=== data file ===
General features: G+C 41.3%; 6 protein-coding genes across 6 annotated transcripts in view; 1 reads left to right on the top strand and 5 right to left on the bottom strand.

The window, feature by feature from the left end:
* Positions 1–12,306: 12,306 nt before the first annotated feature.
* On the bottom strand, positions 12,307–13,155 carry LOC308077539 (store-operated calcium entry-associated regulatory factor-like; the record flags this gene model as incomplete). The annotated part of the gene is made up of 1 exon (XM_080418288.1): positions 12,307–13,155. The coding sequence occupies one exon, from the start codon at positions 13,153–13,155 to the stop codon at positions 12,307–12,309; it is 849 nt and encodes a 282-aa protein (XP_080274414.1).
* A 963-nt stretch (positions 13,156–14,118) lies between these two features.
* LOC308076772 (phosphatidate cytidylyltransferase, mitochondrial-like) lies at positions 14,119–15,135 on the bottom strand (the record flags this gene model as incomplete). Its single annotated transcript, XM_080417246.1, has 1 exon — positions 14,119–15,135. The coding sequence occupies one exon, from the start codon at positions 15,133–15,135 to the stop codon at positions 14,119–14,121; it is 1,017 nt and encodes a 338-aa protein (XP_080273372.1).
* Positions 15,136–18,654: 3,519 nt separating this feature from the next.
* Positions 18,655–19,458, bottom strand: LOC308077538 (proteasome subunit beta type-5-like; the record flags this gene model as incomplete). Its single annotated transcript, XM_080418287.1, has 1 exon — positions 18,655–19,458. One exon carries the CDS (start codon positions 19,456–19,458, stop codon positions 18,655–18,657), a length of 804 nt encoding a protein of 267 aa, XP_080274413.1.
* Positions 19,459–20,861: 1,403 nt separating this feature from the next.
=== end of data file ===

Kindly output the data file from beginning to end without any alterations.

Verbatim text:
General features: G+C 41.3%; 6 protein-coding genes across 6 annotated transcripts in view; 1 reads left to right on the top strand and 5 right to left on the bottom strand.

The window, feature by feature from the left end:
* Positions 1–12,306: 12,306 nt before the first annotated feature.
* On the bottom strand, positions 12,307–13,155 carry LOC308077539 (store-operated calcium entry-associated regulatory factor-like; the record flags this gene model as incomplete). The annotated part of the gene is made up of 1 exon (XM_080418288.1): positions 12,307–13,155. The coding sequence occupies one exon, from the start codon at positions 13,153–13,155 to the stop codon at positions 12,307–12,309; it is 849 nt and encodes a 282-aa protein (XP_080274414.1).
* A 963-nt stretch (positions 13,156–14,118) lies between these two features.
* LOC308076772 (phosphatidate cytidylyltransferase, mitochondrial-like) lies at positions 14,119–15,135 on the bottom strand (the record flags this gene model as incomplete). Its single annotated transcript, XM_080417246.1, has 1 exon — positions 14,119–15,135. The coding sequence occupies one exon, from the start codon at positions 15,133–15,135 to the stop codon at positions 14,119–14,121; it is 1,017 nt and encodes a 338-aa protein (XP_080273372.1).
* Positions 15,136–18,654: 3,519 nt separating this feature from the next.
* Positions 18,655–19,458, bottom strand: LOC308077538 (proteasome subunit beta type-5-like; the record flags this gene model as incomplete). Its single annotated transcript, XM_080418287.1, has 1 exon — positions 18,655–19,458. One exon carries the CDS (start codon positions 19,456–19,458, stop codon positions 18,655–18,657), a length of 804 nt encoding a protein of 267 aa, XP_080274413.1.
* Positions 19,459–20,861: 1,403 nt separating this feature from the next.